Cubans have been living in downtown Miami calle ocho since the early 20th century, but it wasn’t until the Cuban Revolution of 1959, when thousands of refugees resettled here, that the Cuban community assumed a central place in Miami’s social, political and cultural life.
By the late 1970s, the neighbourhood bound by Southwest 8th Street (‘Calle Ocho’) west of I-95 had been transformed into Little Havana, a re-creation of pre-communist Cuba with over 80 per cent Cuban residents, and brimming with Cuban coffee shops, restaurants (the venerable institution called Versailles is a casual spot where locals gather for plates piled high with traditional island food), markets, theatres, music and clothing stores, and small cigar factories.
At the small, shaded Maximo Gomez (aka Domino) Park, Cuban men gather daily to play the traditional game, while nearby Cuban Memorial Boulevard holds monuments to Cuban political prisoners, journalists and those who died at the Bay of Pigs.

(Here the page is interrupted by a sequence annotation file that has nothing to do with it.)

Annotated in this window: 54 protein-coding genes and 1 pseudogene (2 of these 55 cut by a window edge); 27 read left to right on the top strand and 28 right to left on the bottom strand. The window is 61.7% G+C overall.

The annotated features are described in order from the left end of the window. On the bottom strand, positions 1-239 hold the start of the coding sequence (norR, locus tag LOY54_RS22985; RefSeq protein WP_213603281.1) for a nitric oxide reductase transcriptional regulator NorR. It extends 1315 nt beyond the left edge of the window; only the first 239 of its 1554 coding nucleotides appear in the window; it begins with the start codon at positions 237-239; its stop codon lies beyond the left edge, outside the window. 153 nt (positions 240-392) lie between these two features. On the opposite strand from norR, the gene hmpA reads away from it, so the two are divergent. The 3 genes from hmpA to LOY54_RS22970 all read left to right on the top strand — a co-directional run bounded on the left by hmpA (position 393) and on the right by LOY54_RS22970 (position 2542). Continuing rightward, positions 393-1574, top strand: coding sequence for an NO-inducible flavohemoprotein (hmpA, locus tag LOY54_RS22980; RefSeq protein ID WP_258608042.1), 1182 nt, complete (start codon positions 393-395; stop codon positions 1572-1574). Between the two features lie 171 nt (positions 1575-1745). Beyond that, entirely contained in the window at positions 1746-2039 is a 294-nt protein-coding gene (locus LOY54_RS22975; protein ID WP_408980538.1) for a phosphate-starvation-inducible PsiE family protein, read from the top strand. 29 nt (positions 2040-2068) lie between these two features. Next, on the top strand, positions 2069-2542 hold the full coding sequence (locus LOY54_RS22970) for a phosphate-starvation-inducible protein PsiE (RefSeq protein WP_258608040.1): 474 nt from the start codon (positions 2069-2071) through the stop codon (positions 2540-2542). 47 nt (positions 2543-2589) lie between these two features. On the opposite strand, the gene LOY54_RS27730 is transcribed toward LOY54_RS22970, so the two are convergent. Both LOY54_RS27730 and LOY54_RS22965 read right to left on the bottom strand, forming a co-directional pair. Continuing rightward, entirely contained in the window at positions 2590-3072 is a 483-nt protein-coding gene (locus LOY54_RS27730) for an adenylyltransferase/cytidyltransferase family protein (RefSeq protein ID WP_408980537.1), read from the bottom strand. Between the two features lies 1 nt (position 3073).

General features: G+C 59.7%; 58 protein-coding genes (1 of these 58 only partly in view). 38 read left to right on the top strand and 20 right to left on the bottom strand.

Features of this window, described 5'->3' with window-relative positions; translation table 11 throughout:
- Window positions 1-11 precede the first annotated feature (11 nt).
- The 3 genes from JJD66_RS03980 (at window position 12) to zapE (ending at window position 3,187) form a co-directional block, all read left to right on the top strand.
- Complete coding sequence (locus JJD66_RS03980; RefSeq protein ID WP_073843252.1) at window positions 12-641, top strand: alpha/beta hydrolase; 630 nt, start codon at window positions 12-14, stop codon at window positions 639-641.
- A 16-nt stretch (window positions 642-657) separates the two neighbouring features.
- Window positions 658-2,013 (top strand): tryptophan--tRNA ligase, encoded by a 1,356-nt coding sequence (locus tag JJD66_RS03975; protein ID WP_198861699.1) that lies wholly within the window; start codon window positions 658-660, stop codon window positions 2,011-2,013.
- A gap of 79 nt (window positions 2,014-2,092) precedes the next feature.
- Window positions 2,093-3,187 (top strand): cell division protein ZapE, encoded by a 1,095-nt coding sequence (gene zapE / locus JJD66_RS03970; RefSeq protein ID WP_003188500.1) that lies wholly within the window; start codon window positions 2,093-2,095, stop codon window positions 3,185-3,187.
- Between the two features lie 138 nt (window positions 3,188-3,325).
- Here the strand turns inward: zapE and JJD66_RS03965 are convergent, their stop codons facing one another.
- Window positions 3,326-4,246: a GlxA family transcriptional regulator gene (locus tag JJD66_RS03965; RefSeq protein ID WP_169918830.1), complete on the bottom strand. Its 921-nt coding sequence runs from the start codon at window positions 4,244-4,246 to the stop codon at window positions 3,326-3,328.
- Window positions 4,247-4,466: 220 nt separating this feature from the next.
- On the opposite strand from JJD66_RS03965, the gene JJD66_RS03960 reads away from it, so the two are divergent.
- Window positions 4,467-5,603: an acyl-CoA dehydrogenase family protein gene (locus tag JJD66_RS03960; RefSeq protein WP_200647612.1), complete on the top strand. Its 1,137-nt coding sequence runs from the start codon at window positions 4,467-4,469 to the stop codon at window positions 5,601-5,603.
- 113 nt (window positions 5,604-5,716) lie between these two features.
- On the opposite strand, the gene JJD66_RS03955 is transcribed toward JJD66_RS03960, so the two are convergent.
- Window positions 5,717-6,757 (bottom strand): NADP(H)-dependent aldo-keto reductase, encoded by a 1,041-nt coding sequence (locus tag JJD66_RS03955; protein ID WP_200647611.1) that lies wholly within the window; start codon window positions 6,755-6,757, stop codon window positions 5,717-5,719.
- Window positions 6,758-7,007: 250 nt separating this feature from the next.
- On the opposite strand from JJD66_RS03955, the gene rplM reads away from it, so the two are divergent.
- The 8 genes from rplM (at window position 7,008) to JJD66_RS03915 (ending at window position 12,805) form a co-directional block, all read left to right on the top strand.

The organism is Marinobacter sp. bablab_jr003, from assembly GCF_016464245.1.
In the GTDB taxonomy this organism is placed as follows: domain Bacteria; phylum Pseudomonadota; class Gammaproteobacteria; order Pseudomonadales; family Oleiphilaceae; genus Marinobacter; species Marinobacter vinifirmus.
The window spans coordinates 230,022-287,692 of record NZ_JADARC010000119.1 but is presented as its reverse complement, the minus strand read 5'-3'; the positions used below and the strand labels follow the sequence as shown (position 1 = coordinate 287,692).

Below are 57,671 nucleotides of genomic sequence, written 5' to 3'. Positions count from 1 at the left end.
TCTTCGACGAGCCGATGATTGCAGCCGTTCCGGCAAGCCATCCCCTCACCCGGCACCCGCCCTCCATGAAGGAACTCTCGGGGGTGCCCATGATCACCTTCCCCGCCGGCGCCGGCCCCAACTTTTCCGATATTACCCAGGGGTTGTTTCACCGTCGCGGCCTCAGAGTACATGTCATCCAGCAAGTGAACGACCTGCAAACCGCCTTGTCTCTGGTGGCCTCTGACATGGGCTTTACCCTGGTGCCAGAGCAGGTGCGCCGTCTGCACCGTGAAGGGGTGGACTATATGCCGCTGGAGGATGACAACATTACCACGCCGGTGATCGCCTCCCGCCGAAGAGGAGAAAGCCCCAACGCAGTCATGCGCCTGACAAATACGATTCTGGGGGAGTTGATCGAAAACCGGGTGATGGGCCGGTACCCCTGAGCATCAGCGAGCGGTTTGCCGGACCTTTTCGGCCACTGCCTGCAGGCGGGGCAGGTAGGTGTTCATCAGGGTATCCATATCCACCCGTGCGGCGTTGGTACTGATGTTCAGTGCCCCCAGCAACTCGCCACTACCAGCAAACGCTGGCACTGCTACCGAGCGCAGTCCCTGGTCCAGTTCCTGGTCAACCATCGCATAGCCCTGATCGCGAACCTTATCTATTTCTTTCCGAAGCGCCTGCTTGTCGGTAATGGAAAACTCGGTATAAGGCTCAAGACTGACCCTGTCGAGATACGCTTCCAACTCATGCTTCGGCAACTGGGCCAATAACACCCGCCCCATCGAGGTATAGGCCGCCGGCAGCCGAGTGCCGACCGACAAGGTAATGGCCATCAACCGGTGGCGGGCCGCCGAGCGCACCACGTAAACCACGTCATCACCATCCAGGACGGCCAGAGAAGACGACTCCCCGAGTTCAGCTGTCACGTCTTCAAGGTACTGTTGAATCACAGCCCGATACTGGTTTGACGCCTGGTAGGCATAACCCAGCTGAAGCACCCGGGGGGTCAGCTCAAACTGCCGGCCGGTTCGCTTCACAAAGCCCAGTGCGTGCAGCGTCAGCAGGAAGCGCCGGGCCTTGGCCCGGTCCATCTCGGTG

On the last Friday evening of each month, the non-profit group Viernes Culturales (‘Cultural Fridays’) holds a street fair featuring musica cubana, dancing, food and more than 100 artists displaying their creations. It’s a great party, but for a real celebration show up in mid-March for the annual Calle Ocho Festival, the finale of the 10-day Carnaval Miami.
Running for 23 blocks along Calle Ocho, it’s the biggest celebration of Latin music and dance in the United States, with more than 30 venues where some of the best merengue, salsa and pop musicians perform. With upwards of a million people attending, give yourself over to the crowd and join a massive 100,000-strong conga line like the one that set the world record in 1988.
Hungry or not, sample Cuban tamales, Mexican tacos, Colombian arepas, barbecue and a sea of other specialties. Cuban coffee may be Little Havana’s favorite beverage most of the year, but at this fiesta, ask for a cerveza (beer).